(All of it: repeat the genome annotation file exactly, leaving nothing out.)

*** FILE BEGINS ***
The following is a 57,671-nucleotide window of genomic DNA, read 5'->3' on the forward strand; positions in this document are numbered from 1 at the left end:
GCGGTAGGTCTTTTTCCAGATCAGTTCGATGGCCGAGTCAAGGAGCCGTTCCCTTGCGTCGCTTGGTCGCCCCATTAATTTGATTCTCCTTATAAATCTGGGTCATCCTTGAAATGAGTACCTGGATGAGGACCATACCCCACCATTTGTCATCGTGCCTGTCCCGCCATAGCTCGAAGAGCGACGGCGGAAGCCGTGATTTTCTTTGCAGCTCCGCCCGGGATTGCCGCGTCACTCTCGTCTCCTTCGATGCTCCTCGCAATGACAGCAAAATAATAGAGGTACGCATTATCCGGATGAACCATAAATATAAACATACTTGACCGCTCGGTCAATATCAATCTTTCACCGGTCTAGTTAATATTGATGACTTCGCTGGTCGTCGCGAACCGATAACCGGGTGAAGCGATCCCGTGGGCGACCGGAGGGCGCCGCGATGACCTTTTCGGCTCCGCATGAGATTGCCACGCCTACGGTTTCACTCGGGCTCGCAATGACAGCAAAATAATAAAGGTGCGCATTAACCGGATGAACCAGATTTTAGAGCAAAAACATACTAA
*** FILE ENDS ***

The following is a 57,671-nucleotide window of genomic DNA, read 5'->3' on the forward strand; positions in this document are numbered from 1 at the left end:
GCGGTAGGTCTTTTTCCAGATCAGTTCGATGGCCGAGTCAAGGAGCCGTTCCCTTGCGTCGCTTGGTCGCCCCATTAATTTGATTCTCCTTATAAATCTGGGTCATCCTTGAAATGAGTACCTGGATGAGGACCATACCCCACCATTTGTCATCGTGCCTGTCCCGCCATAGCTCGAAGAGCGACGGCGGAAGCCGTGATTTTCTTTGCAGCTCCGCCCGGGATTGCCGCGTCACTCTCGTCTCCTTCGATGCTCCTCGCAATGACAGCAAAATAATAGAGGTACGCATTATCCGGATGAACCATAAATATAAACATACTTGACCGCTCGGTCAATATCAATCTTTCACCGGTCTAGTTAATATTGATGACTTCGCTGGTCGTCGCGAACCGATAACCGGGTGAAGCGATCCCGTGGGCGACCGGAGGGCGCCGCGATGACCTTTTCGGCTCCGCATGAGATTGCCACGCCTACGGTTTCACTCGGGCTCGCAATGACAGCAAAATAATAAAGGTGCGCATTAACCGGATGAACCAGATTTTAGAGCAAAAACATACTAA